(DV) I take inspiration anywhere I can. Inspiration is gold and just as rare. But I find inspiration in different places that depend on the task that’s in front of me. Philosophically, I love the spirit of the Jet Age where mankind shot for the moon, invented supersonic travel, put jet engines in cars. Books are a huge source of inspiration from me. I read a lot to absorb as many tools and ideas as possible, especially when it comes to business and finance. I take learning quite seriously and do what I can to just pack my brain with as much as I can. I read biographies and memoirs of the greats, self-help books about efficiency and productivity, take classes online, and watch a lot of documentaries. When it comes to design, it’s really hard to say because, again, everything can be a source of inspiration – films, comic books, furniture, gastronomy, musical instruments, watches, sports cars, tech. But inspiration that really makes a visible impact on the work we do, it’s sporadic and hard to find. I do look up to specific folks in different fields like Zaha Hadid, Raymond Loewy, Marc Newson, Ross Lovegrove. There are too many to name.
What is most challenging issue designing motorcycle today?
(DV) Quite frankly, Saigon itself is the biggest challenge when it comes to designing a motorcycle. First of all, we don’t have access to parts. If we decide to buy it online, we’re going to get hit with a hefty import tax. Secondly, the work ethic here is inconsistent. There are some folks who put their heart and soul into what they do. And there are others who are happy to just get by. It’s a real shame because they’re very gifted. But because of it, we run into issues with timelines and delivery. If our suppliers are late, it puts tremendous pressure on us to deliver the bike on time. It gets really frustrating. I’ve tried to be nice. I’ve tried being strict. I’ve tried rewards and reprimands. I’ve tried extending timelines to mitigate their delays. It doesn’t matter; they’re always late. My dad always taught me that being on time is a big part of being a professional so it really irks me when suppliers are late, which cause me to be late. This is one issue I haven’t been able to crack no matter how hard I try and what solutions I throw at it. But it’s something I’ll be meditating on in 2020.
“My wife used to live in Paris and she spent a lot of time at Le Bon Marché. I knew I had to get one of our bikes at their store. It was more for my wife than it was for me. I just want to make her proud.”
One of the most memorable moments or customers?
(DV) Getting into Lane Crawford in Hong Kong and Le Bon Marché is Paris was a pretty huge deal for me. I think both have a wonderfully curated selection of pieces but they speak to me on a more personal level. My wife used to live in Paris and she spent a lot of time at Le Bon Marché. We were finally able to take a trip there together a couple of years ago and visited their beautiful space. Right there and then I knew I had to get one of our bikes at their store and I somehow managed to make it happen. But really, it was more for my wife than it was for me. I just want to make her proud. My connection to Lane Crawford goes way back. My father used to work in the building above one of their shops in Hong Kong and I distinctly remember walking their floors to kill some time while I waited for him to finish work. I was young, maybe 8 to 10 years old. Everything in the shop was always out of reach for me and to actually be a part of their collection is surreal. I was there a couple of weeks ago to see two of our bikes at the shop…I almost cried.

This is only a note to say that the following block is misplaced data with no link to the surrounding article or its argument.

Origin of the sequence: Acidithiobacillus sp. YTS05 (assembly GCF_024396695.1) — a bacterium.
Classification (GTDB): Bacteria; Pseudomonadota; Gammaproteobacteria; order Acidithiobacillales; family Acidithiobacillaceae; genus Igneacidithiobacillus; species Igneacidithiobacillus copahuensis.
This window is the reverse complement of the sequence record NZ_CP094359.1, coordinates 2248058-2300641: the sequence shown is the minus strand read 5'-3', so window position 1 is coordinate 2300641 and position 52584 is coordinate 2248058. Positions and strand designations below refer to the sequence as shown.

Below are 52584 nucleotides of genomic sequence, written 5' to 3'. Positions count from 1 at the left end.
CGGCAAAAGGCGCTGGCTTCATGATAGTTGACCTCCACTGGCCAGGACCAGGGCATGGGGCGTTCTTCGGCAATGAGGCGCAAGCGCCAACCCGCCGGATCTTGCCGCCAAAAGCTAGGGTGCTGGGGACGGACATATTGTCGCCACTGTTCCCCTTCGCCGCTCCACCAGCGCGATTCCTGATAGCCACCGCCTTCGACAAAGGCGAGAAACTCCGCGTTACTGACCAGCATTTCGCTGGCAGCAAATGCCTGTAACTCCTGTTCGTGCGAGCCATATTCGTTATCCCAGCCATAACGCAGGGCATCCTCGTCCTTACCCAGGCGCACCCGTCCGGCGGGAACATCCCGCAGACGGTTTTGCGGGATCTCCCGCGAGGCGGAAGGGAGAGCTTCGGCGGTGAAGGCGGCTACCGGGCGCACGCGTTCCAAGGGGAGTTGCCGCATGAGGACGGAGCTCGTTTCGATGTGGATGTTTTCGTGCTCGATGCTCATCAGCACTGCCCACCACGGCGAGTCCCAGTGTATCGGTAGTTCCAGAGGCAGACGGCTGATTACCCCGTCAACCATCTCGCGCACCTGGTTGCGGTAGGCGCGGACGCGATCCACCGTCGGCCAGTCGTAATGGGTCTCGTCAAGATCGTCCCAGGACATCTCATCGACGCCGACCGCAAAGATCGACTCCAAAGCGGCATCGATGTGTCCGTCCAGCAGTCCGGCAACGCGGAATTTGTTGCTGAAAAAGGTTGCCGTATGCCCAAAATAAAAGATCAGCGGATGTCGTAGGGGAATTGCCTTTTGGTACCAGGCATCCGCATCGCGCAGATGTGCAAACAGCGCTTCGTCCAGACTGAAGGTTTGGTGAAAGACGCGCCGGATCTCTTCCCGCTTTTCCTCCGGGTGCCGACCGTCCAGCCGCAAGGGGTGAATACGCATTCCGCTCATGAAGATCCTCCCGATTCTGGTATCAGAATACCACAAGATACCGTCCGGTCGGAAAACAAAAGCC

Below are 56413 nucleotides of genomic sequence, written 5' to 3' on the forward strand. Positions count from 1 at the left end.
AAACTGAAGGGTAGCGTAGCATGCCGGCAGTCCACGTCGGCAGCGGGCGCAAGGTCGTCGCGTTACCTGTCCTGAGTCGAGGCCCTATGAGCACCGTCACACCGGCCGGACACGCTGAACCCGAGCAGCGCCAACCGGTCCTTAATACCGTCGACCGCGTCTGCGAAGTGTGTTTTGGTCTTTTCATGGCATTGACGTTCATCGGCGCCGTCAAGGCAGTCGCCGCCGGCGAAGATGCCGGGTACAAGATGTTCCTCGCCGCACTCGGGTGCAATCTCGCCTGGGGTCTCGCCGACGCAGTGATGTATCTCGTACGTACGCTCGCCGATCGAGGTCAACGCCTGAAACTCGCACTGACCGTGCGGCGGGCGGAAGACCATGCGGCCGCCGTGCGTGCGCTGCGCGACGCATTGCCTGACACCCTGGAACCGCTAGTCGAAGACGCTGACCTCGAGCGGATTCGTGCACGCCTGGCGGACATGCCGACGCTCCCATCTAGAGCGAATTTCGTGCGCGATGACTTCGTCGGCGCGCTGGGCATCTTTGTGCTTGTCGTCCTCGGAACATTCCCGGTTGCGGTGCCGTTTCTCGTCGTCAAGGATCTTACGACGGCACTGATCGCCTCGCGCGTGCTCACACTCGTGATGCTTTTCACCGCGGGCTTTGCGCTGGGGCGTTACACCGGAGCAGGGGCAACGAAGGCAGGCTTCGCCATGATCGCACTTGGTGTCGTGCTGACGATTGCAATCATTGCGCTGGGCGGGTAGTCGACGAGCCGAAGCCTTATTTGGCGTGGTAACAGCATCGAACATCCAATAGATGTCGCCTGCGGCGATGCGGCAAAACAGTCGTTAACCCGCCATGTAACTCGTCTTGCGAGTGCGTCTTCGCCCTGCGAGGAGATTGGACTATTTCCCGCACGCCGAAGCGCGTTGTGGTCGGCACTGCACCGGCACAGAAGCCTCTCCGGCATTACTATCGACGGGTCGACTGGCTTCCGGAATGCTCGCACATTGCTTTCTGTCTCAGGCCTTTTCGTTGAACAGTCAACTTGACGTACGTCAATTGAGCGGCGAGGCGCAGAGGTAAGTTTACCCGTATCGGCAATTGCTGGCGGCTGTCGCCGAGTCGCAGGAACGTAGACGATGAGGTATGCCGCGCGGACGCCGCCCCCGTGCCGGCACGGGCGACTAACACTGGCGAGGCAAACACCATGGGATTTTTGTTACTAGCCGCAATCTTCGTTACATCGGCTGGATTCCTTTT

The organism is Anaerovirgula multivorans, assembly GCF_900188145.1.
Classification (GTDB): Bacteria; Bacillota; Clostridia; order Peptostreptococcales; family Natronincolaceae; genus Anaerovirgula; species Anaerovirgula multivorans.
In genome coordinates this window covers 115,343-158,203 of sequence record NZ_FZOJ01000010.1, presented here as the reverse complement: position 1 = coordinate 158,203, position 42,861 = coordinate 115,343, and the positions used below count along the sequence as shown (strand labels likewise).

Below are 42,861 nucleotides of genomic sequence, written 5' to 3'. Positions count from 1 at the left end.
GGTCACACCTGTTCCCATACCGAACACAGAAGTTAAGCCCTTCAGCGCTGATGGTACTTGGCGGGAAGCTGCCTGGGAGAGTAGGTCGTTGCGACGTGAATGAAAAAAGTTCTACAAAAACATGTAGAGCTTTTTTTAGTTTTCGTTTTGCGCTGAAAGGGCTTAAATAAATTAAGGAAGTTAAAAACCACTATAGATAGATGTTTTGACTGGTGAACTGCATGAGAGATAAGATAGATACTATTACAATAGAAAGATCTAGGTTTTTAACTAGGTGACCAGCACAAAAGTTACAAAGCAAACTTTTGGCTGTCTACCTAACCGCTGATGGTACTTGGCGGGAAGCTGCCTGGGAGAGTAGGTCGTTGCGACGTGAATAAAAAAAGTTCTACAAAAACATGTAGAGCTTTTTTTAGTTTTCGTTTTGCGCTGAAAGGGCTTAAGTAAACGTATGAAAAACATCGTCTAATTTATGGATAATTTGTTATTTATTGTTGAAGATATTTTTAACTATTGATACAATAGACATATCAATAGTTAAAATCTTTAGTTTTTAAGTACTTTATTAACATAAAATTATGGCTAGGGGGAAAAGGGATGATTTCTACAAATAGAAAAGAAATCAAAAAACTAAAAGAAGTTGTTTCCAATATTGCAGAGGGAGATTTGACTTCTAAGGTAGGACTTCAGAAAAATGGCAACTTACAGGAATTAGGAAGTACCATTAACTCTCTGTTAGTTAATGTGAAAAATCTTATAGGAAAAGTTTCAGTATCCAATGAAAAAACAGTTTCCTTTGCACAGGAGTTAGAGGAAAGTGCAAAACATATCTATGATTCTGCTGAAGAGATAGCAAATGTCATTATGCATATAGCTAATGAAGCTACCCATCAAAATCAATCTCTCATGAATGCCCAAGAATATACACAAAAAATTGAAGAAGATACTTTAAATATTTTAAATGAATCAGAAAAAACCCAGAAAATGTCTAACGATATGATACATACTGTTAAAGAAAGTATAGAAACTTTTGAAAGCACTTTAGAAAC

Do you see yourself designing and building other form of vehicle?
(DV) Absolutely. I really want to tackle cars. I feel like there’s a lot of opportunity there to do some amazing things but the amount of work is insane. I think the interior alone would take me years. Finding the right guys and assembling a team to execute my crazy designs would be difficult and there aren’t a lot of folks out there with the expertise required to customizing cars to the same extent as motorcycles. I think the cost of customizing a car would be astronomical. I would definitely jump on the opportunity if I was lucky enough to be given a shot. I’ve already got a thousand ideas sleeping in my notebook waiting for the right opportunity.
What are you interested in these days?
(DV) I’ve always had a large number of hobbies and interests. I don’t think I’ve added anything new to the list. It’s just gotten more intense as I get older. Besides motorcycles and design, I’ve always loved watching films and shows. I think if started again, maybe I’d go into films. I’m also a huge watch guy. There’s something about a timepiece. I find the artistry and engineering behind a watch is mesmerizing. A lot of younger folks don’t understand this: a watch that tells the time, the day, the date, the year, has a chronograph, and moon phase, has the ability to go over 100 meters underwater – all this without a computer chip and without batteries. Everything functions with precision via tiny gears and springs that fit onto your wrist. It’s far more rewarding to check the time on a beautiful watch than on your phone. I’m a bit of an audiophile as well. I find it relaxing. In the morning, I would meditate and in the evening, I’d listen to music. When was the last time you just listened to music – not while you’re on your cellphone or cooking. You’ll fall in love with music again. I highly recommend it.
To discover more of Bandit9, visit bandit9.com